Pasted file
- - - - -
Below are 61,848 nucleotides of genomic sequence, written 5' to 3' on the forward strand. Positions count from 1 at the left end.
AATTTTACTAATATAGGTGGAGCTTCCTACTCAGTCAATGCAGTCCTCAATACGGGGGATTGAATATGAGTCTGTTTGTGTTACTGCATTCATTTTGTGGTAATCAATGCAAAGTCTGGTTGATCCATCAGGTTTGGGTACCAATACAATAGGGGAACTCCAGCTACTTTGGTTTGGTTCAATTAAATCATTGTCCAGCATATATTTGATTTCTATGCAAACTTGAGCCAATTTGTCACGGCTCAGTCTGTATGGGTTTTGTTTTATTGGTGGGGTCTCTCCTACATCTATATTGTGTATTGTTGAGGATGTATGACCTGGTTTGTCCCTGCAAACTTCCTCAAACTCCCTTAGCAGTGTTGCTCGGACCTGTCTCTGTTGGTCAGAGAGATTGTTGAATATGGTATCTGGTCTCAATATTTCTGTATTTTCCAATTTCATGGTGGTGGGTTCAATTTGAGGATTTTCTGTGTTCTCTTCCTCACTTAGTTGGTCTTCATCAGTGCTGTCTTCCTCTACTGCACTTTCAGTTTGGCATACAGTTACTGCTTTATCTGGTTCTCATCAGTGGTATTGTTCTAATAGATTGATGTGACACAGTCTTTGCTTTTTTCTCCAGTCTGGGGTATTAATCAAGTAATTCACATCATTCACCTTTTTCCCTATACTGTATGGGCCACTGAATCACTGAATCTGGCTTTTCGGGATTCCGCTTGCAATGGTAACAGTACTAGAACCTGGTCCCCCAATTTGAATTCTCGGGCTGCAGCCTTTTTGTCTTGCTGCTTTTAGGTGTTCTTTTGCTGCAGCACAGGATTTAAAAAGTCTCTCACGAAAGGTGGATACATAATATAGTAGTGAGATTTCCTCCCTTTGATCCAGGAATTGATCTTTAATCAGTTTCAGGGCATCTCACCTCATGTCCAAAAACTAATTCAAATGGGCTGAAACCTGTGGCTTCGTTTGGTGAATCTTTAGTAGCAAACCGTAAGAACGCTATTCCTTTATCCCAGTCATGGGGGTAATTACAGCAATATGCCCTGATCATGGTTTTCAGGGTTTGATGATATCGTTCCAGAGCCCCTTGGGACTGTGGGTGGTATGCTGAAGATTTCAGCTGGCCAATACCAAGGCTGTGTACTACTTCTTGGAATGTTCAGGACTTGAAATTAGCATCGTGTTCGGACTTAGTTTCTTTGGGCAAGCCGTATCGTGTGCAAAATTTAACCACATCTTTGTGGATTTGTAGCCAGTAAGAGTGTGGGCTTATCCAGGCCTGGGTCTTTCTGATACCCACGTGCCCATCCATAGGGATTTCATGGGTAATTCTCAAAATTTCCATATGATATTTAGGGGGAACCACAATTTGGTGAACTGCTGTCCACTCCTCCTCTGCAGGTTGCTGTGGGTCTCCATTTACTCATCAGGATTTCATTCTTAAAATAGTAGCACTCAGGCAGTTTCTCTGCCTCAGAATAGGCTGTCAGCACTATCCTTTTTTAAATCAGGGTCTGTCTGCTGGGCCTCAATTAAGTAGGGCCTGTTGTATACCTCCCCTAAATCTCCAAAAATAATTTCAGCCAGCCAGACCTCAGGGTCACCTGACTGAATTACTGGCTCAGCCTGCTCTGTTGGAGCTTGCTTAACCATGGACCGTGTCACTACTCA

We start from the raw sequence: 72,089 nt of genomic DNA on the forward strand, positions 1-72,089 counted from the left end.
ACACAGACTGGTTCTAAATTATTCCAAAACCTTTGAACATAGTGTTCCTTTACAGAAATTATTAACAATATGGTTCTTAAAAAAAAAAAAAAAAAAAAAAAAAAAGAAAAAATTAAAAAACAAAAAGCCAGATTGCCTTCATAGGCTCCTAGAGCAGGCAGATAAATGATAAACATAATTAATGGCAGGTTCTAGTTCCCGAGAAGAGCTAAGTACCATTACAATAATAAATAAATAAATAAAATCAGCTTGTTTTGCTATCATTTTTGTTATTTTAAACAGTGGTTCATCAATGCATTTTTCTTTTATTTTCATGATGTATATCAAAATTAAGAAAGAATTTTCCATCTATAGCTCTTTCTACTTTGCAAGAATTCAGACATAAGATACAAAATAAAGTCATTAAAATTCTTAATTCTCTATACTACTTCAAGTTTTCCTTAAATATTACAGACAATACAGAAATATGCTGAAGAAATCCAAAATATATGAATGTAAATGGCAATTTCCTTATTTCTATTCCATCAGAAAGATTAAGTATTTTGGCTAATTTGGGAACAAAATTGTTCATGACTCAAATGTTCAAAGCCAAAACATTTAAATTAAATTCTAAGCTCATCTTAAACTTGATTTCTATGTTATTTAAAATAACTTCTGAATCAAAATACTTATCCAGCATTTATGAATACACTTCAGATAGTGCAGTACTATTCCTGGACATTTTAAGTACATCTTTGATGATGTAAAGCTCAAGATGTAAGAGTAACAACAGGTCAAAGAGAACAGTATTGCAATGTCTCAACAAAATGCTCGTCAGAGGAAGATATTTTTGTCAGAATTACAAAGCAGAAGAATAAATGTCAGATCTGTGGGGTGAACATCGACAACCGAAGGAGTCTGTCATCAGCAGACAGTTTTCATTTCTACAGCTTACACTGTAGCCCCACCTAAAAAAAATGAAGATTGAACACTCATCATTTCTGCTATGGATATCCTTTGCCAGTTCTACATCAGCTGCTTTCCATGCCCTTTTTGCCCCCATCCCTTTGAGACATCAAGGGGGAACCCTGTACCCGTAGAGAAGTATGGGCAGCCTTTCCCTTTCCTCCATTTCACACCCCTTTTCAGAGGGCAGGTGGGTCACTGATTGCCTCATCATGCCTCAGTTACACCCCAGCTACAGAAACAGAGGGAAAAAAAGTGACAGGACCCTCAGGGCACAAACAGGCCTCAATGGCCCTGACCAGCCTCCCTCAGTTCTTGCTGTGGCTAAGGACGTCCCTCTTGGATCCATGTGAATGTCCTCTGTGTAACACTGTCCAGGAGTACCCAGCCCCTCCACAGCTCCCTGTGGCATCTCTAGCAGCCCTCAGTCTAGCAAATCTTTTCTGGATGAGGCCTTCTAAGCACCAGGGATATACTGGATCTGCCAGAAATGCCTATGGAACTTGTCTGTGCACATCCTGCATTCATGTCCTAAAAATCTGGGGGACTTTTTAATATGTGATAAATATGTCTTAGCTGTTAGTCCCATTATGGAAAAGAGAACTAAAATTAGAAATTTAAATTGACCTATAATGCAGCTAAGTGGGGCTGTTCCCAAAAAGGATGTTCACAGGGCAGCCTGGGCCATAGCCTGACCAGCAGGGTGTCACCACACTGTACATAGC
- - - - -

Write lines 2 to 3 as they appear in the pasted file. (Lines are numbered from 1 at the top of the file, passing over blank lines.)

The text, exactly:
AATTTTACTAATATAGGTGGAGCTTCCTACTCAGTCAATGCAGTCCTCAATACGGGGGATTGAATATGAGTCTGTTTGTGTTACTGCATTCATTTTGTGGTAATCAATGCAAAGTCTGGTTGATCCATCAGGTTTGGGTACCAATACAATAGGGGAACTCCAGCTACTTTGGTTTGGTTCAATTAAATCATTGTCCAGCATATATTTGATTTCTATGCAAACTTGAGCCAATTTGTCACGGCTCAGTCTGTATGGGTTTTGTTTTATTGGTGGGGTCTCTCCTACATCTATATTGTGTATTGTTGAGGATGTATGACCTGGTTTGTCCCTGCAAACTTCCTCAAACTCCCTTAGCAGTGTTGCTCGGACCTGTCTCTGTTGGTCAGAGAGATTGTTGAATATGGTATCTGGTCTCAATATTTCTGTATTTTCCAATTTCATGGTGGTGGGTTCAATTTGAGGATTTTCTGTGTTCTCTTCCTCACTTAGTTGGTCTTCATCAGTGCTGTCTTCCTCTACTGCACTTTCAGTTTGGCATACAGTTACTGCTTTATCTGGTTCTCATCAGTGGTATTGTTCTAATAGATTGATGTGACACAGTCTTTGCTTTTTTCTCCAGTCTGGGGTATTAATCAAGTAATTCACATCATTCACCTTTTTCCCTATACTGTATGGGCCACTGAATCACTGAATCTGGCTTTTCGGGATTCCGCTTGCAATGGTAACAGTACTAGAACCTGGTCCCCCAATTTGAATTCTCGGGCTGCAGCCTTTTTGTCTTGCTGCTTTTAGGTGTTCTTTTGCTGCAGCACAGGATTTAAAAAGTCTCTCACGAAAGGTGGATACATAATATAGTAGTGAGATTTCCTCCCTTTGATCCAGGAATTGATCTTTAATCAGTTTCAGGGCATCTCACCTCATGTCCAAAAACTAATTCAAATGGGCTGAAACCTGTGGCTTCGTTTGGTGAATCTTTAGTAGCAAACCGTAAGAACGCTATTCCTTTATCCCAGTCATGGGGGTAATTACAGCAATATGCCCTGATCATGGTTTTCAGGGTTTGATGATATCGTTCCAGAGCCCCTTGGGACTGTGGGTGGTATGCTGAAGATTTCAGCTGGCCAATACCAAGGCTGTGTACTACTTCTTGGAATGTTCAGGACTTGAAATTAGCATCGTGTTCGGACTTAGTTTCTTTGGGCAAGCCGTATCGTGTGCAAAATTTAACCACATCTTTGTGGATTTGTAGCCAGTAAGAGTGTGGGCTTATCCAGGCCTGGGTCTTTCTGATACCCACGTGCCCATCCATAGGGATTTCATGGGTAATTCTCAAAATTTCCATATGATATTTAGGGGGAACCACAATTTGGTGAACTGCTGTCCACTCCTCCTCTGCAGGTTGCTGTGGGTCTCCATTTACTCATCAGGATTTCATTCTTAAAATAGTAGCACTCAGGCAGTTTCTCTGCCTCAGAATAGGCTGTCAGCACTATCCTTTTTTAAATCAGGGTCTGTCTGCTGGGCCTCAATTAAGTAGGGCCTGTTGTATACCTCCCCTAAATCTCCAAAAATAATTTCAGCCAGCCAGACCTCAGGGTCACCTGACTGAATTACTGGCTCAGCCTGCTCTGTTGGAGCTTGCTTAACCATGGACCGTGTCACTACTCA

We start from the raw sequence: 72,089 nt of genomic DNA on the forward strand, positions 1-72,089 counted from the left end.